Saturday 08 August 2020

A fifth of cafés and restaurants remain shut: ‘the losses are less’

One cafe that has opened, with protective gear. Credit: DutchNews.nl

A fifth of cafés and restaurants remain shut due to corona restrictions, according to an analysis of payment transactions by the ING Economisch Bureau.

The analysts say that by July, eight in ten businesses were open again compared to just a quarter at the end of March, but that takings are 10% less than normal for this time of year.

The bureau says that revenues are rising, although overall it predicts that hotels, bars, restaurants and cafés will take a hit of 30% to 40% lower revenues than usual in 2020 and does not expect them to recover until the end of 2021.

For many businesses, the costs of opening are simply greater than staying shut and they are wary of taking on huge losses, according to the ING.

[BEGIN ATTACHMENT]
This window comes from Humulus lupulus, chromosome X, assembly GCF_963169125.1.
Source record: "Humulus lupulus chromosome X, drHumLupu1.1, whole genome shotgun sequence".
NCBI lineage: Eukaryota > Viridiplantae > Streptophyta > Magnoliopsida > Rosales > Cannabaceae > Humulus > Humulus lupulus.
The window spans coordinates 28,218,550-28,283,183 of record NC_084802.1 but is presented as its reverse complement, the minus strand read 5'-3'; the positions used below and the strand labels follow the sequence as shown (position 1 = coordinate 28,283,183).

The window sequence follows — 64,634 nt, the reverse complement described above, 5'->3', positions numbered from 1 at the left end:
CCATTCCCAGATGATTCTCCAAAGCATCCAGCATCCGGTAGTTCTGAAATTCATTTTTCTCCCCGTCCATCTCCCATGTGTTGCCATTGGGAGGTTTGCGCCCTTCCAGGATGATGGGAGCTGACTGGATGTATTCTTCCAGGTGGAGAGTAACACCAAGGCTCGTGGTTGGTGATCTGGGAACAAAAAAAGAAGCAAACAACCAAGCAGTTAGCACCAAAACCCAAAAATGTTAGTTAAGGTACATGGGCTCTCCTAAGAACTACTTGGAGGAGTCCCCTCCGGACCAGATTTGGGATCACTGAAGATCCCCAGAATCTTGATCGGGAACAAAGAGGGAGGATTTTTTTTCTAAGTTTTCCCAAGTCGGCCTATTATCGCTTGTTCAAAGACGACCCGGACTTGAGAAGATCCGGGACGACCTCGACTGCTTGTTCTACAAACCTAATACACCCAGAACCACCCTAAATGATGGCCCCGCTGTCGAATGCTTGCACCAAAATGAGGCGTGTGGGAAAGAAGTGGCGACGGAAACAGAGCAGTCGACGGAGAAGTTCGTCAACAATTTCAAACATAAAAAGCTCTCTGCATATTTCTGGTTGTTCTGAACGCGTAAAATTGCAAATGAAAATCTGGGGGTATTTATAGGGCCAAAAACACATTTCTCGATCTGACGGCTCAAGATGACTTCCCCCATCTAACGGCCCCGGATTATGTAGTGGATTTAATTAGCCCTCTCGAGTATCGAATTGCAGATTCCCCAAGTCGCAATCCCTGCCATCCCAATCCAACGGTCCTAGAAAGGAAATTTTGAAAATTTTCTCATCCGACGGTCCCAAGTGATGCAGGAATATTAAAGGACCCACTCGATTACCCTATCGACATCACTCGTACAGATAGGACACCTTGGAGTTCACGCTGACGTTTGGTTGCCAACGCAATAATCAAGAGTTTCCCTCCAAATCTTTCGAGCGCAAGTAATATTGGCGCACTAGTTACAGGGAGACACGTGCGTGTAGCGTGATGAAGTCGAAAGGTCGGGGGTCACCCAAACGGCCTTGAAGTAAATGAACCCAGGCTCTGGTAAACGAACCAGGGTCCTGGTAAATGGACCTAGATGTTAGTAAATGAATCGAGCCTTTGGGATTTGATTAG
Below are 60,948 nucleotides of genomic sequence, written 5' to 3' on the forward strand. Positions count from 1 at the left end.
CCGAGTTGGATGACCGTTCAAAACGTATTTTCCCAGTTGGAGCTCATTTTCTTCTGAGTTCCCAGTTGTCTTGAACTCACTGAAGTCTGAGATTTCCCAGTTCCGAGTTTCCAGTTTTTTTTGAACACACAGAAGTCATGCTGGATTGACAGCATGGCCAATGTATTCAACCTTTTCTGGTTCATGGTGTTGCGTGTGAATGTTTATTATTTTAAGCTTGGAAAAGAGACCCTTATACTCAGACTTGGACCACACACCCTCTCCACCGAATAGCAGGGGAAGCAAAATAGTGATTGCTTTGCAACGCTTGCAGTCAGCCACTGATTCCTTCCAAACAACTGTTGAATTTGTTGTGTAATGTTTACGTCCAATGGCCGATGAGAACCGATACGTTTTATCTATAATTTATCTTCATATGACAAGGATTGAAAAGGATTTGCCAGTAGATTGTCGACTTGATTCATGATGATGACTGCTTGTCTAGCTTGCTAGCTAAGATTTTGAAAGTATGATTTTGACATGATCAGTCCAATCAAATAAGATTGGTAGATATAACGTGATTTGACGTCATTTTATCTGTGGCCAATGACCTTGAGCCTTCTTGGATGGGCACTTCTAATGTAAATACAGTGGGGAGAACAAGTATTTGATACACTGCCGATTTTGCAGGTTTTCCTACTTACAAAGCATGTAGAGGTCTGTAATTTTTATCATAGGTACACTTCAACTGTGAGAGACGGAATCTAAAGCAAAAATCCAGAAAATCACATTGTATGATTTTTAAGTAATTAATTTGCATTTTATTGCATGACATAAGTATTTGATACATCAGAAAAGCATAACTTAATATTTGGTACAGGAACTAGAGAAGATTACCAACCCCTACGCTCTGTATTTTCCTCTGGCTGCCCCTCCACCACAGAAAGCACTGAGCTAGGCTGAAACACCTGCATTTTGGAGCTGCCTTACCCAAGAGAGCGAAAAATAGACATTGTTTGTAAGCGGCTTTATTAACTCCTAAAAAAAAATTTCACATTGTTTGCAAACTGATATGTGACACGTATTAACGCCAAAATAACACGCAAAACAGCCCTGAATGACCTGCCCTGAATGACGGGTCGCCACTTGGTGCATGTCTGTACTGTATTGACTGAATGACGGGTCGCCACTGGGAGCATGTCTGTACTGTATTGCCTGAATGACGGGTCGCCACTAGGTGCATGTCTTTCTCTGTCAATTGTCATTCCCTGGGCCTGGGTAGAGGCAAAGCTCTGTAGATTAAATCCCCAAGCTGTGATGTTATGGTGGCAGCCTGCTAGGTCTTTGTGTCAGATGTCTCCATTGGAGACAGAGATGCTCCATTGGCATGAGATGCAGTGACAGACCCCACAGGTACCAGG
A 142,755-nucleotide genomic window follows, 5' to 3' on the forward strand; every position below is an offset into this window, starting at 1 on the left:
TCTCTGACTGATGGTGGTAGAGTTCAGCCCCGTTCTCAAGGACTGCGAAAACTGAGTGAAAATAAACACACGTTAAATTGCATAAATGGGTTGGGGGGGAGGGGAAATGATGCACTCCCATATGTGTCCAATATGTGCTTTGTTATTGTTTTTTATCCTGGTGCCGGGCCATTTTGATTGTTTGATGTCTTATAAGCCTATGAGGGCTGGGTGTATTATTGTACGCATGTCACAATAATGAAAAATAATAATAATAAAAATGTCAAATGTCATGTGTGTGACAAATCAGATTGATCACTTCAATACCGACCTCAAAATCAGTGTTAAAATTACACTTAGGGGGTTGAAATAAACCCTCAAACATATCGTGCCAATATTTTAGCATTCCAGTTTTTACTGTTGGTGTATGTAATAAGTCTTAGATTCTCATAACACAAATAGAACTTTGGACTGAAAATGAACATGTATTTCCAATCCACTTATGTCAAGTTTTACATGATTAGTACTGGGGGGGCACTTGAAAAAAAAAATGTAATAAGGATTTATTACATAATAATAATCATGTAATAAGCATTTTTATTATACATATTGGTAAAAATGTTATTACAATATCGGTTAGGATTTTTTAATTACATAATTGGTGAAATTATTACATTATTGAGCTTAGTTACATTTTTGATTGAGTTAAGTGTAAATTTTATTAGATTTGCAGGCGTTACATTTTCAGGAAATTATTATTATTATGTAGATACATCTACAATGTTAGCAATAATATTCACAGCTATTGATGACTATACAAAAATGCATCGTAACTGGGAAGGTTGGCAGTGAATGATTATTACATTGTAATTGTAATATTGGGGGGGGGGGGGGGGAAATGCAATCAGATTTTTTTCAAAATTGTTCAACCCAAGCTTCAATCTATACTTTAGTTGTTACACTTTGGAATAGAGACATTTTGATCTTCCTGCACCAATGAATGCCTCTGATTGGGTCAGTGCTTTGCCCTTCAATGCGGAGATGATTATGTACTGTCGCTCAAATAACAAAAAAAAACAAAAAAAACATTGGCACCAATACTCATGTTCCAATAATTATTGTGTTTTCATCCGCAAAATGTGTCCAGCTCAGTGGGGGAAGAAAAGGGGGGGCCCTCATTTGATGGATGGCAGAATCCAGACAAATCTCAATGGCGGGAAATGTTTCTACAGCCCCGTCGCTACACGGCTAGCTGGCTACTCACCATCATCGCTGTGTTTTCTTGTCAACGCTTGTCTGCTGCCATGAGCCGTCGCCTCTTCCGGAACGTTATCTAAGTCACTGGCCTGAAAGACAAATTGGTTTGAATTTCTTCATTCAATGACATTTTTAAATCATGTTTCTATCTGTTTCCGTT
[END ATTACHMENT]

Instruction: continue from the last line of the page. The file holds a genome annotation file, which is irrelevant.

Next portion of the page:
Losses

‘The level of government support that businesses get does depend on their income, so this is a factor,’ ING sector economist Thijs Geijer told DutchNews.nl. ‘If they do open, there are costs for more staff, electricity, and bought-in goods that need to match what they sell. For a lot of businesses – like a dance bar – it’s very difficult to see how they could be profitable.’

The research suggests that hospitality businesses in the cities have reopened, but those near schools and offices which are closed have suffered because their normal clients are working and studying at home. Restaurants without terraces are more likely to be closed, the economists say, because rules are looser for outside venues.

Industry association the KHN told the NOS that it is concerned that for some businesses the regulations only look better on paper but not in practice. ‘Many business owners have tried, but come to the conclusion that their losses are less if they keep the doors closed than if they open again,’ a spokesperson said.

Undoubtedly, some businesses will go bust or choose to close, added Geijer. ‘It’s difficult to say how many will shut: the support rules and whether or not the 1.5m rule is relaxed later this year will play a large role.’

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